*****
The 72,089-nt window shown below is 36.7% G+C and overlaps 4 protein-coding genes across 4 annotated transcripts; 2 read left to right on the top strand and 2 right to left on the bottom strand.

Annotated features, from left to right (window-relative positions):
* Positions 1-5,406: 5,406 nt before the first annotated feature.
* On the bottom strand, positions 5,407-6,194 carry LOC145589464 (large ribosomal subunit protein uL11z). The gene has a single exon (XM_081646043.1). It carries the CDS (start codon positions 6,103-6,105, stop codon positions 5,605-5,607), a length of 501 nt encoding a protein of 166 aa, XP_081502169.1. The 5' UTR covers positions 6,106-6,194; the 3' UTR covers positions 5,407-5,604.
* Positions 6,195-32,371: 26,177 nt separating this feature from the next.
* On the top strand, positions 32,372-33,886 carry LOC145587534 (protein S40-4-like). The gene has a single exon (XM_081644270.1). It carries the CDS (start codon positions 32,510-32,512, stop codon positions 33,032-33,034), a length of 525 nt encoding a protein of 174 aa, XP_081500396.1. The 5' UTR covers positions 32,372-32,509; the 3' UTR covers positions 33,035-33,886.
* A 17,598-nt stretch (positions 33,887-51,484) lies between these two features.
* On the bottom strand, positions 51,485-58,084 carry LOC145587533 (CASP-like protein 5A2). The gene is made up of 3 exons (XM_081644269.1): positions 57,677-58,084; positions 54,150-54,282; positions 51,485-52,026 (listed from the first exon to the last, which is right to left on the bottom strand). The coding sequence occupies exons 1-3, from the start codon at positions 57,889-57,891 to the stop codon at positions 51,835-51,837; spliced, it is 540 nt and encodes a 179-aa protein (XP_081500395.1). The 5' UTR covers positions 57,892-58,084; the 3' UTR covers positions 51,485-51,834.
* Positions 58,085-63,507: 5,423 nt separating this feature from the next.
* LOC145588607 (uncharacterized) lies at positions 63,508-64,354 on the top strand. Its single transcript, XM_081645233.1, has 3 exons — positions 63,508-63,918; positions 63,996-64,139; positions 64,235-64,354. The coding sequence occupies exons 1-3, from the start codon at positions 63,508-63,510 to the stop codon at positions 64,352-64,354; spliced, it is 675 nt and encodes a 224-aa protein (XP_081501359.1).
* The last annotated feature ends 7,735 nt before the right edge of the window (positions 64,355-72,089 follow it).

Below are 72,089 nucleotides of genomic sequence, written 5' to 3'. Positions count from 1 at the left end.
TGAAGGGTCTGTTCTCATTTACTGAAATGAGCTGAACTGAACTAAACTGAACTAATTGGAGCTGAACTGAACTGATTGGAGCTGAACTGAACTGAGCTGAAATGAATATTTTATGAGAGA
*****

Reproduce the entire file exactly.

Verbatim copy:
The 72,089-nt window shown below is 36.7% G+C and overlaps 4 protein-coding genes across 4 annotated transcripts; 2 read left to right on the top strand and 2 right to left on the bottom strand.

Annotated features, from left to right (window-relative positions):
* Positions 1-5,406: 5,406 nt before the first annotated feature.
* On the bottom strand, positions 5,407-6,194 carry LOC145589464 (large ribosomal subunit protein uL11z). The gene has a single exon (XM_081646043.1). It carries the CDS (start codon positions 6,103-6,105, stop codon positions 5,605-5,607), a length of 501 nt encoding a protein of 166 aa, XP_081502169.1. The 5' UTR covers positions 6,106-6,194; the 3' UTR covers positions 5,407-5,604.
* Positions 6,195-32,371: 26,177 nt separating this feature from the next.
* On the top strand, positions 32,372-33,886 carry LOC145587534 (protein S40-4-like). The gene has a single exon (XM_081644270.1). It carries the CDS (start codon positions 32,510-32,512, stop codon positions 33,032-33,034), a length of 525 nt encoding a protein of 174 aa, XP_081500396.1. The 5' UTR covers positions 32,372-32,509; the 3' UTR covers positions 33,035-33,886.
* A 17,598-nt stretch (positions 33,887-51,484) lies between these two features.
* On the bottom strand, positions 51,485-58,084 carry LOC145587533 (CASP-like protein 5A2). The gene is made up of 3 exons (XM_081644269.1): positions 57,677-58,084; positions 54,150-54,282; positions 51,485-52,026 (listed from the first exon to the last, which is right to left on the bottom strand). The coding sequence occupies exons 1-3, from the start codon at positions 57,889-57,891 to the stop codon at positions 51,835-51,837; spliced, it is 540 nt and encodes a 179-aa protein (XP_081500395.1). The 5' UTR covers positions 57,892-58,084; the 3' UTR covers positions 51,485-51,834.
* Positions 58,085-63,507: 5,423 nt separating this feature from the next.
* LOC145588607 (uncharacterized) lies at positions 63,508-64,354 on the top strand. Its single transcript, XM_081645233.1, has 3 exons — positions 63,508-63,918; positions 63,996-64,139; positions 64,235-64,354. The coding sequence occupies exons 1-3, from the start codon at positions 63,508-63,510 to the stop codon at positions 64,352-64,354; spliced, it is 675 nt and encodes a 224-aa protein (XP_081501359.1).
* The last annotated feature ends 7,735 nt before the right edge of the window (positions 64,355-72,089 follow it).

Below are 72,089 nucleotides of genomic sequence, written 5' to 3'. Positions count from 1 at the left end.
TGAAGGGTCTGTTCTCATTTACTGAAATGAGCTGAACTGAACTAAACTGAACTAATTGGAGCTGAACTGAACTGATTGGAGCTGAACTGAACTGAGCTGAAATGAATATTTTATGAGAGA